5 for 5: Manny, A-Rod, Santana, Strasburg, Cowboy
*The Dodgers and Scott Boras seem to have differing opinions of Manny Ramirez's value. But here's the thing about the value of something in a free market: It is what the market says it is. Didn't we all learn that in freshman Economics 101?
If Boras wants to argue Ramirez's value is higher than what the Dodgers are offering, then fine -- go get a higher amount from another team. The Dodgers' pointedly phrased press release last night amounts to a line in the sand, and it's hard to see them improving an offer when, as owner Frank McCourt stated, they have no intention of bidding against themselves.
The question now is: How far are Boras and Ramirez willing to go in an attempt to "win" this negotiation? Sit out the rest of the spring? Wait until the June draft, at which point the draft-pick compensation issue disappears?
This is a classic Boras tactic, and he wins at least as often as he loses. But it's hard to see how this can end with Ramirez getting a better deal than what the Dodgers are offering right now.
*Alex Rodriguez is acting as if he wants his life to be the subject of one of those "Really?!?" skits on Saturday Night Live. "Really, Alex? You thought getting picked up from a spring training game by your boli-happy Cousin Yuri was a good idea? Really?!?"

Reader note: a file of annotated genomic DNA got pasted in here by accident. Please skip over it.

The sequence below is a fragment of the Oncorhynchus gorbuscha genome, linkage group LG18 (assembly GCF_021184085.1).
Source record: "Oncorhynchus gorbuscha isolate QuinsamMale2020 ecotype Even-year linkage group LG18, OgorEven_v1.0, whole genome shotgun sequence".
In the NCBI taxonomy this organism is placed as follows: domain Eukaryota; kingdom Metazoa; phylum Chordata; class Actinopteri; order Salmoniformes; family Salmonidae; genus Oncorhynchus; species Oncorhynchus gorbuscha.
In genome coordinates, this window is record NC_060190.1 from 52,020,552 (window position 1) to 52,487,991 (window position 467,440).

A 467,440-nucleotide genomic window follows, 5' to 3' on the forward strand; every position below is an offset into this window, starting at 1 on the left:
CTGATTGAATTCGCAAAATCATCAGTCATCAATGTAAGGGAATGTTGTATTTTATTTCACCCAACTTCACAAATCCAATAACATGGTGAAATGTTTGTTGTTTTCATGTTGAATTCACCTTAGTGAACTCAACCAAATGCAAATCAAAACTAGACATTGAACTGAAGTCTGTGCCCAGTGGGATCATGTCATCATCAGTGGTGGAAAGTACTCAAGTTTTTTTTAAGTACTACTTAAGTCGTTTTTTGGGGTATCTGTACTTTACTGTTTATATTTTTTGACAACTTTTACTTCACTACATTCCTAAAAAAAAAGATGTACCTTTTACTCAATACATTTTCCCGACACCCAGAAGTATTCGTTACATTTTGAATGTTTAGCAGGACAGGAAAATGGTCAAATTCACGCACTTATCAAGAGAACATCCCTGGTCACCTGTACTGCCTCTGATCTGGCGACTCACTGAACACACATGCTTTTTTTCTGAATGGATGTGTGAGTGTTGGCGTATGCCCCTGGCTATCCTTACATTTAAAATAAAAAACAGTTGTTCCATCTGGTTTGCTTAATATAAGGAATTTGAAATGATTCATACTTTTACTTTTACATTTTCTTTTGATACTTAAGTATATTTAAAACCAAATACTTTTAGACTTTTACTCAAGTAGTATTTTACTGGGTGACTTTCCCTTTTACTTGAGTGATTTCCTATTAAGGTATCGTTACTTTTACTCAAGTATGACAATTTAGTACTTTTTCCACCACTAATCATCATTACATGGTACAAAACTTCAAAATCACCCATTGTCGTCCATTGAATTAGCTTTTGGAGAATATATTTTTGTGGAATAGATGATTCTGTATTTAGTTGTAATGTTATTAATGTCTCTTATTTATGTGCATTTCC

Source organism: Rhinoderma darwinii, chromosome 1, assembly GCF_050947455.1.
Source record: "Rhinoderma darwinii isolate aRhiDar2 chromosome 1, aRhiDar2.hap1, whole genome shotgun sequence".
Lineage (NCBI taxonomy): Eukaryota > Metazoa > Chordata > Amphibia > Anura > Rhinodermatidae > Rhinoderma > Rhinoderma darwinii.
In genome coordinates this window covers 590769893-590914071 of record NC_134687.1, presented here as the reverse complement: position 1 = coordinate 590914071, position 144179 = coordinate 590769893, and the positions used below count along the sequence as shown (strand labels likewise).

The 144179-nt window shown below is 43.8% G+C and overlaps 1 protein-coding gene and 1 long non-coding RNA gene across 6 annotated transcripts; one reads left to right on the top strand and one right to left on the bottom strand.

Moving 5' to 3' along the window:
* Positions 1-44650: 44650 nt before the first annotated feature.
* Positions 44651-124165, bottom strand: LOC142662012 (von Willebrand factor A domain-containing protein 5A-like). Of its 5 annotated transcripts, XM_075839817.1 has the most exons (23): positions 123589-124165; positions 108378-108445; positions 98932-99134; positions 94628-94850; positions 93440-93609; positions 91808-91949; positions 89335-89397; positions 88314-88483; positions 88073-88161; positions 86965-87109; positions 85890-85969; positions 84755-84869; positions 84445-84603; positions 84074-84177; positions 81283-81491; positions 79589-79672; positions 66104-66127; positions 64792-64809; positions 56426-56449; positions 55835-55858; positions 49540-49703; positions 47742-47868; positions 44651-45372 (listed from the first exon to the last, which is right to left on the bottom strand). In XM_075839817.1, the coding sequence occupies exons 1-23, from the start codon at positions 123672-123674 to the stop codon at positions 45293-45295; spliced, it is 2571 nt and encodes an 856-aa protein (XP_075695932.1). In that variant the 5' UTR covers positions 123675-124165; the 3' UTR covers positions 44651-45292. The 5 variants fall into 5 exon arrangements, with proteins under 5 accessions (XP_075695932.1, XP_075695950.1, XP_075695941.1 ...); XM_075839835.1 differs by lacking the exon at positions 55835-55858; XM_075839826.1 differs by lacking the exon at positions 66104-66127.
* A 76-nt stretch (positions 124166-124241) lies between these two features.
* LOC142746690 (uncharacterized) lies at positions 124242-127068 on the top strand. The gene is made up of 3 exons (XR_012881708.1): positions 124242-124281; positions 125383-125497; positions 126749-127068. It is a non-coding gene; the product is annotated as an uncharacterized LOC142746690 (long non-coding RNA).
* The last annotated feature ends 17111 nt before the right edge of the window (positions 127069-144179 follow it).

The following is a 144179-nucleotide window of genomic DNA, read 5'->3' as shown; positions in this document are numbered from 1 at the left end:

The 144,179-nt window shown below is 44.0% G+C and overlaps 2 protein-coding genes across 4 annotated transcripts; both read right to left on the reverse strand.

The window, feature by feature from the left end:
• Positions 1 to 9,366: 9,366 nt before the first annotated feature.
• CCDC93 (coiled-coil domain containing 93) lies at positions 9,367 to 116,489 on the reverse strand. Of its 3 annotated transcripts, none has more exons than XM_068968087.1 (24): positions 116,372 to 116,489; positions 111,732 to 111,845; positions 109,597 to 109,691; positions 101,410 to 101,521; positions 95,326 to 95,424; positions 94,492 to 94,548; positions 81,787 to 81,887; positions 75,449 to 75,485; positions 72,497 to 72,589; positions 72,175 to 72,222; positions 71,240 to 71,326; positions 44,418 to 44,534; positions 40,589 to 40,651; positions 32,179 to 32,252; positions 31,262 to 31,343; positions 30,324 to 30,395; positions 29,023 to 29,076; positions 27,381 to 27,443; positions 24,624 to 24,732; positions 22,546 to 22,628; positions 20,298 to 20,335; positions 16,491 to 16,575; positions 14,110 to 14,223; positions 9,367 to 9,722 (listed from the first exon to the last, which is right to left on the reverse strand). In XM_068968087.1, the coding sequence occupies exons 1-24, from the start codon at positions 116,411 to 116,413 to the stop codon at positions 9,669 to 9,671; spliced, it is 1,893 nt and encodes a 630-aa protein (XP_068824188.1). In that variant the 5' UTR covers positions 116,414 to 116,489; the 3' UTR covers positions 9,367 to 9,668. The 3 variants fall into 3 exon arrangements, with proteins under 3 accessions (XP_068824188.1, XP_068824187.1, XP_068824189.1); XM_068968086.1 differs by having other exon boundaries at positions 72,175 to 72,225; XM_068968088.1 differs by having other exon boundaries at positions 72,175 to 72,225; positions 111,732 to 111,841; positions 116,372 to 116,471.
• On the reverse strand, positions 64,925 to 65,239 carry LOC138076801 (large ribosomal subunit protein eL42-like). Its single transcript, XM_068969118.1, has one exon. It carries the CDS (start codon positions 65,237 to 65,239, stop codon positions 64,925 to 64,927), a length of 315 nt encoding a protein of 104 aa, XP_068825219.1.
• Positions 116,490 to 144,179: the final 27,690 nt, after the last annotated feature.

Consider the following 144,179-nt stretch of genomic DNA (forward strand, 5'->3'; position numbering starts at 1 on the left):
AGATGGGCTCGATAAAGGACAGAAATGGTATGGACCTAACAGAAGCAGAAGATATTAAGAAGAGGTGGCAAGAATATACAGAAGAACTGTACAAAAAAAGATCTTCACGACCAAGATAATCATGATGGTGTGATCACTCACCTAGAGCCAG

*Lesson No. 846 of baseball beat writing: You can never overwrite the magnitude of an elbow injury to the ace of the staff, no matter how harmless the team makes it out to be.
*The pertinent stats from Washington-National-to-be Stephen Strasburg's start yesterday: 6 2/3 innings, 16 Ks, 102 mph. The one critical stat that is missing, and that I can't seem to find anywhere: Number of pitches. Out in San Diego, that might not be so important, but you can bet it is in Washington.
(UPDATE: Courtesy of our friends at Nationals Farm Authority, here is a link to a boxscore showing that Strasburg threw 111 pitches, 77 for strikes. Not an ungodly number for a college pitcher, but still kind of high given the early stage of the season.)
*Finally, best wishes to Tracy Ringolsby, the esteemed baseball writer at the defunct (as of today) Rocky Mountain News. The Cowboy has already passed along word that he was able to piece together a future out of various TV, print and online media opportunities. But the nation's baseball coverage will be a lesser place without the Rocky, and without Tracy's daily musings on the Rockies and the rest of the game.
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